• James Covington, 62, Nov 2, 2015.
    Armed with a gun. Killed by Metropolitan Police Department.
  • Darick Napper, 34, Nov 19, 2015.
    Armed with a knife. Killed by Metropolitan Police Department.
  • Peter John, 36, Feb 1, 2016.
    Armed with a toy gun. Killed by Metropolitan Police Department.
  • Sherman Evans, 63, June 27, 2016.
    Armed with a toy gun. Killed by Metropolitan Police Department.
  • Sidney Washington, Jr., 21, July 4, 2016.
    Part of a July Fourth crowd shooting off fireworks and firearms. Killed by Metro Transit (Special) Police.

O God, full of mercy, Justice of the bereaved and Parent of orphans , take special notice of those lost to state killings in our own country. Master of compassion, shelter under the shadow of Your wings those whose lives ended in violence, often fueled by racial injustice. Grant proper rest for the souls of all who went to their eternal rest through such killings.

May these moments of meditation strengthen the ties linking this community with our most vulnerable and troubled members. I pledge tzedakah/charity to address racial injustices contributing to these deaths. Through such deeds, and through prayer and remembrance, may the souls of the departed be bound up in the bond of life. May they rest in peace forever.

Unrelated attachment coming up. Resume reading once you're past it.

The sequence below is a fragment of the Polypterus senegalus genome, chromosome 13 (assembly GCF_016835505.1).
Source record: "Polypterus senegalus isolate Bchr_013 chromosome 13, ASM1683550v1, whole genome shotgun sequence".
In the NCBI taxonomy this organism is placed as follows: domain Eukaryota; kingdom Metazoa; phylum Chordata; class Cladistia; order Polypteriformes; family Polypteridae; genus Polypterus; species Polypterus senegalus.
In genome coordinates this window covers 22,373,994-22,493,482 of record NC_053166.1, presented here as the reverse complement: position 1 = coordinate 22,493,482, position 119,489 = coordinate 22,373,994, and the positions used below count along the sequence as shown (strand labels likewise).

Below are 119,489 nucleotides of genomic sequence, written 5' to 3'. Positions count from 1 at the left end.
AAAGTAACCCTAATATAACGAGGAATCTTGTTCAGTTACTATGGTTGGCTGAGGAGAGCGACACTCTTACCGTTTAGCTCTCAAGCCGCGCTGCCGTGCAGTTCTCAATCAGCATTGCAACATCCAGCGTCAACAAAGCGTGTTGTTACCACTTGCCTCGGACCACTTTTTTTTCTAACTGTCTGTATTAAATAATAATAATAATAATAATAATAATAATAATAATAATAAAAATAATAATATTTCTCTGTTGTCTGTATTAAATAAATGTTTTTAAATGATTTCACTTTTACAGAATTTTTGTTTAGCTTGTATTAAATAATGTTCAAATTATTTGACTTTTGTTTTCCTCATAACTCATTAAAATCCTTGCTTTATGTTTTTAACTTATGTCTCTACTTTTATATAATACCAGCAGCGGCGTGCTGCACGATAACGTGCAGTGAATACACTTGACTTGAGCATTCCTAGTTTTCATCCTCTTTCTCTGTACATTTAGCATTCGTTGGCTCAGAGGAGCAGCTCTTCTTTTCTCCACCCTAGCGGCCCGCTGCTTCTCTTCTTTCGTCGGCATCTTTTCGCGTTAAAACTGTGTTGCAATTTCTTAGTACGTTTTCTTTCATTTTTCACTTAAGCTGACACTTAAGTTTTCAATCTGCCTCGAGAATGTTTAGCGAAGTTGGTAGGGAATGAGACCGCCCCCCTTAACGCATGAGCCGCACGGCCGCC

Here is a printable PDF with DC losses included [yizkorreflection5777]
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To open, moving “days between”

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In her The Days Between, Marcia Falk writes of the “We cast into the depths” declaration of Tashlikh, the Rosh Hashana afternoon ritual of symbolic sin/crumb/twig tossing: “We seek in this declaration to free ourselves from whatever impedes our moving into the new year with clarity, lightness, and hope.”

In addition, I suggest, we need to look at where we might be responsible for impeding anyone else’s movement, clarity, lightness, or hope — and prepare to open that blockage wherever possible.

Open, moving “days between” to all,
followed by a good, sweet, and flowing 5776

WattsTashlikh

The Days Between: Blessings, Poems, and Directions of the heart for the Jewish High Holiday Season. Marcia Falk. (Waltham, MA: Brandeis University Press, 2014)

In Need of New Language

The Central Conference of American Rabbis (CCAR) needs new God-language and is asking for input. Here are two cents, which I hope will be useful to the CCAR and all who happen upon them.

Searching for Reform perspectives on the Amidah, I stumbled upon a “RavBlog” post relating to one of the blessings. Rabbi Leon Morris, a member of the editorial team for the Reform movement’s inchoate machzor, asked: How “Current” Should a Prayer Book Be?

His post raises a number of questions, ones I’m not sure the author intended but ones the CCAR — and the rest of us — would do well to consider.
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Blessings and Distance

R. Joshua b. Levi said: One who sees a friend after a lapse of thirty days says: Blessed is He who has kept us alive and preserved us and brought us to this season.* If after a lapse of twelve months he says: Blessed is He who revives the dead.**
— Babylonian Talmud, Berakhot 58b

*Shehecheyanu,” for short [full blessing text]